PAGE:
As I wrote here a couple of weeks ago, nail salons across the country are under scrutiny for abusive labor tactics and human trafficking. New York City has taken a hard look at this issue (thank goodness!) and is considering implementing some not-so-well-thought-out policies. Included in this are:
Gov. Andrew Cuomo invoking “emergency measures,” Sen. Dianne Feinstein (D., Calif.) citing federal legislation on product safety she’s introduced and of course New York City Mayor Bill de Blasio presiding over a “day of action.” The left-leaning Economic Policy Institute declares nail salon abuses a function of “national policy failures.”
This approach wants to crack down on salon licensing, shutting down those that are not toeing the line. But will this really help the women being overworked and underpaid? William McGurn doesn’t think so. He also thinks Audrey Hepburn – My Fair Lady – has some answers.
Hepburn’s Eliza Doolittle is a hard-scrabble girl trying to get buy selling flowers on the street. Professor Henry Higgins happens upon her, and graciously/pompously offers to help her with her “curbstone English,” thus improving her chances of getting a better job. McGurn:
The next morning, Eliza appears at Professor Higgins’s doorstep to hire him to teach her English because she wants to be “a lady in a flow’r shop, ’stead of sellin’ at the corner of Tottenham Court Road.” He accepts.
Note the assumptions. Eliza didn’t place her hope in new regulations for street-side flower mongering. For Eliza, upward mobility was about acquiring the skills she needed to get ahead, in this case proper English and the manners that went with it.
How different this is to the approach to nail salons now being worked out in New York and Washington. Like so many other bursts of progressive passion, chances are that while their bid for more government will make the pols and activists feel better about themselves, it will do little to improve the lives of these women.
It’s great that attention is being brought to the horrid conditions many nail salon workers endure. However, short-sighted policies and knee-jerk reactions won’t help the women or solve the problem. These women still won’t have marketable skills outside of the industry they are currently in and they’ll be out of work. What then? They will likely fall prey to yet another immoral person, willing to take advantage of them.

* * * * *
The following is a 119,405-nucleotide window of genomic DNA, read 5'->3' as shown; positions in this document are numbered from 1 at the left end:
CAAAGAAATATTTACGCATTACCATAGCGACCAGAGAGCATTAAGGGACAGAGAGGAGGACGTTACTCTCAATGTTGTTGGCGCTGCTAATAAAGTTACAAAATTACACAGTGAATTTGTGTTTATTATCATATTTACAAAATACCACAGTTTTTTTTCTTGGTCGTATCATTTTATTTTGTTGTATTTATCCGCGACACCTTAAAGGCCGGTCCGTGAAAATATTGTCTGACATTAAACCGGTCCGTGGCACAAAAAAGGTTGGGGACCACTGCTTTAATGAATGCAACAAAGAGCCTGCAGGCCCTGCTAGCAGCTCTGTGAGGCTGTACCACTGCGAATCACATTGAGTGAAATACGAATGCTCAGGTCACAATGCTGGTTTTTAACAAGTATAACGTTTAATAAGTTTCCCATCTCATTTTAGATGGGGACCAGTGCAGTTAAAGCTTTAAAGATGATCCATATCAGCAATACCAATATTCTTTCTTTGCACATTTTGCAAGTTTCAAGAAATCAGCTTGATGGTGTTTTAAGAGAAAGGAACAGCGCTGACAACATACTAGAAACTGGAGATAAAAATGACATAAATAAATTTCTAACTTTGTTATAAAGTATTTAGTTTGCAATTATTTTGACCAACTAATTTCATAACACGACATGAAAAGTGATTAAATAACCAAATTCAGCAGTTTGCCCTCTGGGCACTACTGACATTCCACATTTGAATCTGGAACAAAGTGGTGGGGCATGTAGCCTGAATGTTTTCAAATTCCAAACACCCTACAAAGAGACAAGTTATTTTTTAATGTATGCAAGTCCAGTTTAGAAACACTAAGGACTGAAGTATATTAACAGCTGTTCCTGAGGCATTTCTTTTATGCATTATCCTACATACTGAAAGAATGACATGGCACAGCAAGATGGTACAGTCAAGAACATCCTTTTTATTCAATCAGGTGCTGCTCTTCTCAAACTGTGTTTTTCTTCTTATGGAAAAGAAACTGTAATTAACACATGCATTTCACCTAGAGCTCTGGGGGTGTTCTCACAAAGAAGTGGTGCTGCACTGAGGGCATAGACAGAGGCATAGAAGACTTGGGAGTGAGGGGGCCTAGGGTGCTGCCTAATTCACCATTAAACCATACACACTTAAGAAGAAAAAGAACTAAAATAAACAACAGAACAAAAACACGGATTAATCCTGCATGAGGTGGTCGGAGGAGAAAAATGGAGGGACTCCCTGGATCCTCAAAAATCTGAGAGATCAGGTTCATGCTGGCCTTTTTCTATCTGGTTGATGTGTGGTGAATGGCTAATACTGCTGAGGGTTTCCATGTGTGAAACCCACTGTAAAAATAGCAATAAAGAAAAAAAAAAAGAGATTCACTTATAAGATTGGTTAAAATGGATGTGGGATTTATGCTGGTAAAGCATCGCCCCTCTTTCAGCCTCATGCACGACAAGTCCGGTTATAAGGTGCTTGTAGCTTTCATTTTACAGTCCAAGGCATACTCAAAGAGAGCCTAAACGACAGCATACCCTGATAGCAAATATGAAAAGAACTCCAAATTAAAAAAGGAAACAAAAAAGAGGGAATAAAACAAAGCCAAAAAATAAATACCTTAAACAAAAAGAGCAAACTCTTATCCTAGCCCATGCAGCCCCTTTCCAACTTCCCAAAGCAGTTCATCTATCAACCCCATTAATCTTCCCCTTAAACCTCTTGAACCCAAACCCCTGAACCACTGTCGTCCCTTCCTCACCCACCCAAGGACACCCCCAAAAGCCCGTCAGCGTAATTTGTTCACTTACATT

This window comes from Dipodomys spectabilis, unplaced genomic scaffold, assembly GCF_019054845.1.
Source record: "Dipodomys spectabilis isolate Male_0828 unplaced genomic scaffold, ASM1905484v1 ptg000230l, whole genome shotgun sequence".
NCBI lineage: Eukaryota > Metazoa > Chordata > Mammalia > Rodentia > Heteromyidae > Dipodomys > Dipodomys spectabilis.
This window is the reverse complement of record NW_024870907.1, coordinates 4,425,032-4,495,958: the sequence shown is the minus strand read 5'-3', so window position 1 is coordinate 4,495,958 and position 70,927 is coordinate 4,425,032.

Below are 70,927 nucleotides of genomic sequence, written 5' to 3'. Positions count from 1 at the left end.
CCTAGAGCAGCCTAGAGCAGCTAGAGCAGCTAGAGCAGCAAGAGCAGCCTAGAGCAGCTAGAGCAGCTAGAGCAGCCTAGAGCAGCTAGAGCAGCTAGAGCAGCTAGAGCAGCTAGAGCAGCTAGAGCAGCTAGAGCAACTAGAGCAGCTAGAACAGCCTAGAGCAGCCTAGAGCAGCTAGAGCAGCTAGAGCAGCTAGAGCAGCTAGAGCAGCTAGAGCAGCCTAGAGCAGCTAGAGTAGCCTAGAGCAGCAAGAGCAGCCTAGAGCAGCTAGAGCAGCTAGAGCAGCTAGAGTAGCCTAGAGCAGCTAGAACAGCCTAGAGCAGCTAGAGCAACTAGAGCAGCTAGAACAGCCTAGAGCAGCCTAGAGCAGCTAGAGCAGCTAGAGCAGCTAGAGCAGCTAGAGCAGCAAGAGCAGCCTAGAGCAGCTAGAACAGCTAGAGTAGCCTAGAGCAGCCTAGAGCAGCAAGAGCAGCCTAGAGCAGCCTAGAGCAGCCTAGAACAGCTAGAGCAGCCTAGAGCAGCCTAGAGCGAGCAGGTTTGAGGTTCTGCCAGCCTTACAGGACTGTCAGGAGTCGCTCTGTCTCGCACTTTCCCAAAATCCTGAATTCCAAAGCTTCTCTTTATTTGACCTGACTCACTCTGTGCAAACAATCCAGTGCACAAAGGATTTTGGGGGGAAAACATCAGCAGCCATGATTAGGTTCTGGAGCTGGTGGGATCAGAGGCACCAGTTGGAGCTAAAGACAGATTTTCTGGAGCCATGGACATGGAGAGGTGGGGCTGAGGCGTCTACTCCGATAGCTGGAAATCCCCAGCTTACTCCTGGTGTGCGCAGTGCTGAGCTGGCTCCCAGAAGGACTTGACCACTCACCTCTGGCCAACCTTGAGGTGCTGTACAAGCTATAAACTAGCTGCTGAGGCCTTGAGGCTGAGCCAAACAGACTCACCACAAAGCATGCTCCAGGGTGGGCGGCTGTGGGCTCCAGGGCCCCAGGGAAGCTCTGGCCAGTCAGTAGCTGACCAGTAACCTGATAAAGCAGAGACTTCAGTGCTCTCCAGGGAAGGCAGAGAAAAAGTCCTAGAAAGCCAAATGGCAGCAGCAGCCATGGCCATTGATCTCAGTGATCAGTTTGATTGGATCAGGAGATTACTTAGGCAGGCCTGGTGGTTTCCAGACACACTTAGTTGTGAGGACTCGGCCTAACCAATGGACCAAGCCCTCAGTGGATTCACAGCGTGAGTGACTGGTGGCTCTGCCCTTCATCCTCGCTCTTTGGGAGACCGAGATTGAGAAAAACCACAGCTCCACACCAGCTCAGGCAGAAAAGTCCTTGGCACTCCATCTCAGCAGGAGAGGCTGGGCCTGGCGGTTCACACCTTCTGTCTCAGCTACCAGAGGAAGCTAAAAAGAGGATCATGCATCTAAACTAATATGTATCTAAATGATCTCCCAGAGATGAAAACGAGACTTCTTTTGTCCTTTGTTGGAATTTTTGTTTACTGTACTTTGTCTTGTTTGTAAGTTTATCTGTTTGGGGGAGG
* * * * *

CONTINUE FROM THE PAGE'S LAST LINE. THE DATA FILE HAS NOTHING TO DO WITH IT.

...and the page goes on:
Wouldn’t a simple guest worker program help those here illegally more than a higher minimum wage? Likewise, wouldn’t a concerted effort that helped these women learn English do more for their opportunities in life than enforcing paid sick leave? Come to think of it, wouldn’t a rapidly growing economy creating jobs give them more avenues of escape from an abusive boss than piling more regulations onto an already sluggish economy?
In the end, the only real leverage a worker has over a boss is her ability to tell him where to get off—secure in the knowledge that she has other opportunities. Which is exactly what Eliza Doolittle does at the end, when she’s acquired the English and manners that mean she no longer has to put up with the bullying of Professor Henry Higgins.
Higgins desire to help Eliza is wholly self-serving; he wants to prove he can take a street urchin and move her into high society. However, it was Eliza who had to do all the work. Let’s not make recreate the sanctimonious misdeeds as Higgins; instead, let’s think through what will truly help salon workers in the long term.
Read “Audrey Hepburn Teaches Economics” at The Wall Street Journal.